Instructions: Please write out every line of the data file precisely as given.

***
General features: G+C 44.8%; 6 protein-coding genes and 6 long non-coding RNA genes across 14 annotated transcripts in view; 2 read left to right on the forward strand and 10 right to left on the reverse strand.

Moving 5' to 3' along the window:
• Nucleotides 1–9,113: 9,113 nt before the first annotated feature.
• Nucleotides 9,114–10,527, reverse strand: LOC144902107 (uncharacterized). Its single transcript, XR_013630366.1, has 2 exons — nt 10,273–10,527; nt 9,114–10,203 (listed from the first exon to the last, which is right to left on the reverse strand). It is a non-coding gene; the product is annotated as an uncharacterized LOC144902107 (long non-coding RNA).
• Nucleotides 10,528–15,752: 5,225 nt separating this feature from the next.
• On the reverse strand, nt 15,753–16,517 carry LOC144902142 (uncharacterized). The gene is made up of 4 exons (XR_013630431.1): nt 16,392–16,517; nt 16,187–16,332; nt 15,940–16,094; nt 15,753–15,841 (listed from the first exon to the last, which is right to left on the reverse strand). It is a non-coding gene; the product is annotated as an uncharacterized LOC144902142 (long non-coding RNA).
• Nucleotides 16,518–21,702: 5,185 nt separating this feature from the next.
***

General features: G+C 44.8%; 6 protein-coding genes and 6 long non-coding RNA genes across 14 annotated transcripts in view; 2 read left to right on the forward strand and 10 right to left on the reverse strand.

Moving 5' to 3' along the window:
• Nucleotides 1–9,113: 9,113 nt before the first annotated feature.
• Nucleotides 9,114–10,527, reverse strand: LOC144902107 (uncharacterized). Its single transcript, XR_013630366.1, has 2 exons — nt 10,273–10,527; nt 9,114–10,203 (listed from the first exon to the last, which is right to left on the reverse strand). It is a non-coding gene; the product is annotated as an uncharacterized LOC144902107 (long non-coding RNA).
• Nucleotides 10,528–15,752: 5,225 nt separating this feature from the next.
• On the reverse strand, nt 15,753–16,517 carry LOC144902142 (uncharacterized). The gene is made up of 4 exons (XR_013630431.1): nt 16,392–16,517; nt 16,187–16,332; nt 15,940–16,094; nt 15,753–15,841 (listed from the first exon to the last, which is right to left on the reverse strand). It is a non-coding gene; the product is annotated as an uncharacterized LOC144902142 (long non-coding RNA).
• Nucleotides 16,518–21,702: 5,185 nt separating this feature from the next.